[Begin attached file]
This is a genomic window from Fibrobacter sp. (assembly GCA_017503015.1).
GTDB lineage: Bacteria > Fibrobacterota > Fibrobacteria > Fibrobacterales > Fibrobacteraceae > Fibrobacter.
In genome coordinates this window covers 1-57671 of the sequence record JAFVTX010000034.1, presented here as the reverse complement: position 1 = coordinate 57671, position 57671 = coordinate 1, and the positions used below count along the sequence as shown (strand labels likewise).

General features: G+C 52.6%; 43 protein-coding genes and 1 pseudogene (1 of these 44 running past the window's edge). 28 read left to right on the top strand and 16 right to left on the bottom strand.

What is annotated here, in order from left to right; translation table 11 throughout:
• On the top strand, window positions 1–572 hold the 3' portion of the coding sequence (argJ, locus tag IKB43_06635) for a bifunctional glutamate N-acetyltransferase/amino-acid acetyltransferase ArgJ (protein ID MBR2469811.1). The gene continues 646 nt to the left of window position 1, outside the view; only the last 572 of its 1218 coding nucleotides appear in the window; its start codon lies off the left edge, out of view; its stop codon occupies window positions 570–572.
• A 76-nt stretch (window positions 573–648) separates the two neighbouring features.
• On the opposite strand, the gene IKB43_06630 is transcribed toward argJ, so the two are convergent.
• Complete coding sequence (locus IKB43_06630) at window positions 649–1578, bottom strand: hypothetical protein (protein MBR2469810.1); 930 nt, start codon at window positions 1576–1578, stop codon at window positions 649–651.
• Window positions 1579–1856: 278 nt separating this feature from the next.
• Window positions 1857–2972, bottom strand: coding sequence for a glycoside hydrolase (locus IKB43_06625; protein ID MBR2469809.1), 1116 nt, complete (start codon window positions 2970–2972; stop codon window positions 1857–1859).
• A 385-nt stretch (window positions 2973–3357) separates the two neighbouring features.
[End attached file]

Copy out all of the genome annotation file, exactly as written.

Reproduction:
This is a genomic window from Fibrobacter sp. (assembly GCA_017503015.1).
GTDB lineage: Bacteria > Fibrobacterota > Fibrobacteria > Fibrobacterales > Fibrobacteraceae > Fibrobacter.
In genome coordinates this window covers 1-57671 of the sequence record JAFVTX010000034.1, presented here as the reverse complement: position 1 = coordinate 57671, position 57671 = coordinate 1, and the positions used below count along the sequence as shown (strand labels likewise).

General features: G+C 52.6%; 43 protein-coding genes and 1 pseudogene (1 of these 44 running past the window's edge). 28 read left to right on the top strand and 16 right to left on the bottom strand.

What is annotated here, in order from left to right; translation table 11 throughout:
• On the top strand, window positions 1–572 hold the 3' portion of the coding sequence (argJ, locus tag IKB43_06635) for a bifunctional glutamate N-acetyltransferase/amino-acid acetyltransferase ArgJ (protein ID MBR2469811.1). The gene continues 646 nt to the left of window position 1, outside the view; only the last 572 of its 1218 coding nucleotides appear in the window; its start codon lies off the left edge, out of view; its stop codon occupies window positions 570–572.
• A 76-nt stretch (window positions 573–648) separates the two neighbouring features.
• On the opposite strand, the gene IKB43_06630 is transcribed toward argJ, so the two are convergent.
• Complete coding sequence (locus IKB43_06630) at window positions 649–1578, bottom strand: hypothetical protein (protein MBR2469810.1); 930 nt, start codon at window positions 1576–1578, stop codon at window positions 649–651.
• Window positions 1579–1856: 278 nt separating this feature from the next.
• Window positions 1857–2972, bottom strand: coding sequence for a glycoside hydrolase (locus IKB43_06625; protein ID MBR2469809.1), 1116 nt, complete (start codon window positions 2970–2972; stop codon window positions 1857–1859).
• A 385-nt stretch (window positions 2973–3357) separates the two neighbouring features.